There is no doubt money is a big motivation for staying in any organisation. When people apply for any position, their first consideration is how much they will earn in the organisation if they would be recruited. That leaves high paying organisation with better employee retention over low paying ones. According to a report by Achievers in 2020, 64% of employees are willing to quit their jobs. This has been considered a record high recording in a long period.
Employee retention refers to the ability of an organisation to retain its employees. Every organisation targets recruiting the best talent and the best talent has to be kept at a cost. For many organisations, the bait is remuneration. Not all organisations pay the same. Low revenue-generating organisations have certain limits while high revenue-generating also have different limits. My question then is what else can those who cannot match the remuneration standards of bigger and high paying organisations do to retain the best talent in their organisations?
Why employee retention?
According to a study by Employee Benefits News, the average cost of losing an employee is a staggering 33% of their annual salary. According to recent research, the cost of replacing a highly trained employee can exceed 200% of their salary. When an employee leaves your organisation you have not only lost talent, but funding for recruitment has also been lost. This proves why strategies that help improve employee retention within your organisation are necessary.
While remuneration is a key driver in employee retention, there exist equally key factors that are of value to employees. In this piece, I will take a look at what can keep talent for your organisation besides remuneration, salary in particular.
- According to LinkedIn’s 2018 Workforce Learning Report, over 93% of employees would stay at a company longer if it invested in their personal development.
- 83% of employees would choose a new employer over their current one if it offered more training and development.
No one likes to remain at the bottom neither in one place. Every person wants to become the best by becoming the best selves. It is key then to understand that in any organisation, you have to create a learning and development environment to retain the best talent. People naturally love to bargain and by developing them within the workplace, they have a sense of benefit.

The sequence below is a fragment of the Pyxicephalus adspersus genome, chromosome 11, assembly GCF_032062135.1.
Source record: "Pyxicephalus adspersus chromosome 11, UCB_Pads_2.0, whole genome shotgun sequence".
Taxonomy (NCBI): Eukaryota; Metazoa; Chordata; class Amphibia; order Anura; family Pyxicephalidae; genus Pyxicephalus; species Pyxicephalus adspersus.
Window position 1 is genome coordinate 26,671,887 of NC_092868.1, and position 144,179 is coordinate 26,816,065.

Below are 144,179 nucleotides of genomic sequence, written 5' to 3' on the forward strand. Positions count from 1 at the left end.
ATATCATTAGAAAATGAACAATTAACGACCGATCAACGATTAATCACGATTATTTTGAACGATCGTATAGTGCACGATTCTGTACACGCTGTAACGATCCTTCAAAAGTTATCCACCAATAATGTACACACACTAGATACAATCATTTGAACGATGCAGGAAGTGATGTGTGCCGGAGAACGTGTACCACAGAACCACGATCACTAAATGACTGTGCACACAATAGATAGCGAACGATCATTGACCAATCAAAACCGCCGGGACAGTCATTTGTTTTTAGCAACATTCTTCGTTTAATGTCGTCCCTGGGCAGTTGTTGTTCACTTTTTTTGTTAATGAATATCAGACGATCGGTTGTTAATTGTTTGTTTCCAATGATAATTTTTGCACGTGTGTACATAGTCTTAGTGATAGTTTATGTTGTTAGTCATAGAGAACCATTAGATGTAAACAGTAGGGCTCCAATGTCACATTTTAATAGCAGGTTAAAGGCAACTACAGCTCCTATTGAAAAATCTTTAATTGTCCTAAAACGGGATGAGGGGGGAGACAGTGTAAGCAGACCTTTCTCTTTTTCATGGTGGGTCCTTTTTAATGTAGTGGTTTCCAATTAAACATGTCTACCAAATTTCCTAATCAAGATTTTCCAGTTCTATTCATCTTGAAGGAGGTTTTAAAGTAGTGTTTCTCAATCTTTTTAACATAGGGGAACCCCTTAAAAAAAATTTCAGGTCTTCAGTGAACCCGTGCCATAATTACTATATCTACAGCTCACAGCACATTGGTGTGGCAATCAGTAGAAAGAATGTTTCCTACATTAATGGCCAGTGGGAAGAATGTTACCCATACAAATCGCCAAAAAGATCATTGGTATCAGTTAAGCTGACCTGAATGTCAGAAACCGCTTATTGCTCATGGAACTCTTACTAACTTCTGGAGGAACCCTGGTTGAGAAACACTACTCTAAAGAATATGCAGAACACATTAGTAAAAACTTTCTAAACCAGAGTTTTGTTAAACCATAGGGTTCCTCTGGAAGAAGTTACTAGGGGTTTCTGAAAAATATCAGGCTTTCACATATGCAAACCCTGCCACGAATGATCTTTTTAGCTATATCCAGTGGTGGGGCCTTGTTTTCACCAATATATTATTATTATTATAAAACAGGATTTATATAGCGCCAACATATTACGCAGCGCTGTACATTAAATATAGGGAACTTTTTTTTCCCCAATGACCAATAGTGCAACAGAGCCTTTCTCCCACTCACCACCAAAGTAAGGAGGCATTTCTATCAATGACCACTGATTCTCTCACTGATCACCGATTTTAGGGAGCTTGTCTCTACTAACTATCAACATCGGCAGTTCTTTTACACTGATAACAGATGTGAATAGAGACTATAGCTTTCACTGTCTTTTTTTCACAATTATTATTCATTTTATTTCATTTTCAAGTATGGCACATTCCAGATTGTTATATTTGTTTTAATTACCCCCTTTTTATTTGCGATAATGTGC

This is the way to behave within an organisation. This is enforced by policies set by the management and other high ranking personnel. Culture is also bound to be affected by the people who surround us, therefore, to maintain a healthy organizational culture, one has to recruit the right personnel into the organisation.
- According to a Jobvite survey of job-seekers who had left a job within the first 90 days, 32% listed company culture as the reason.
- 72% of workers cited corporate culture as a factor influencing their decision to work at a given company.
A Listening and Empathetic Leader
Everyone needs to be listened to, valued and understood. If people lack this then retention rates are bound to drop. This goes down to how and when HR is readily available to listen to employee concerns. More often than not, managers get too busy for their staff and it ends with the talent being more valued than him who has the talent. It is key for managers to be able to listen and address the concerns raised by the employees. A listening manager is preferred to one who is never available when needed most.
A Good Work-Life Balance
While professionalism is a necessity at the workplace, it doesn’t have to take the sense of humour out of us. Employees are not robots and neither is their job the only thing that exists in their life They say all work without play makes John a dull boy. It is undeniable that we all have a life out of the workplace. Though we spent over 62% of our daily lives in the workplace. 38% is still a life that has to be valued out of the workplace. Managers, therefore, have to make sure there is a balance between life in the workplace and life outside the workplace.
Recognition Of Good Work
Managers may have high demands at times even more than what the employees may attain consistently, but they say, never let what you desire to make you forget what you have. Everyone wants recognition in a way. It gives us a sense of being important and builds our confidence. It takes the pressure off our shoulders and makes us feel we are capable of it. If you can appreciate your employees you can retain their talent not only by having them stay but by getting them to work even harder and effective.
What we do and build around and inside our organisations is what cause people to stay. No one wants to stay where:
- they are not wanted
- they are not recognised
- they are treated unfairly
- they benefit nothing in return for their skills
Therefore, the manager has to be rigid enough to maintain professionalism at work but human enough to be empathetic and grateful for the good work put in by their employees.
It is important to understand that employee retention starts with recruitment. Who you recruit can have an impact on who is already in the organisation and cause them to either leave or stay. Some employees at the same time are naturally unstable and cannot settle in one place, therefore, during recruitment it is necessary to do a thorough investigative work into the kind of person you are recruiting. Retention starts with the employer!!!
“It is said that employees don’t leave companies, they leave people”- Dale Carnegie
Blessmore Ndemo is a Business Analytics Consultant at Industrial Psychology Consultants (Pvt) Ltd a management and human resources consulting firm.
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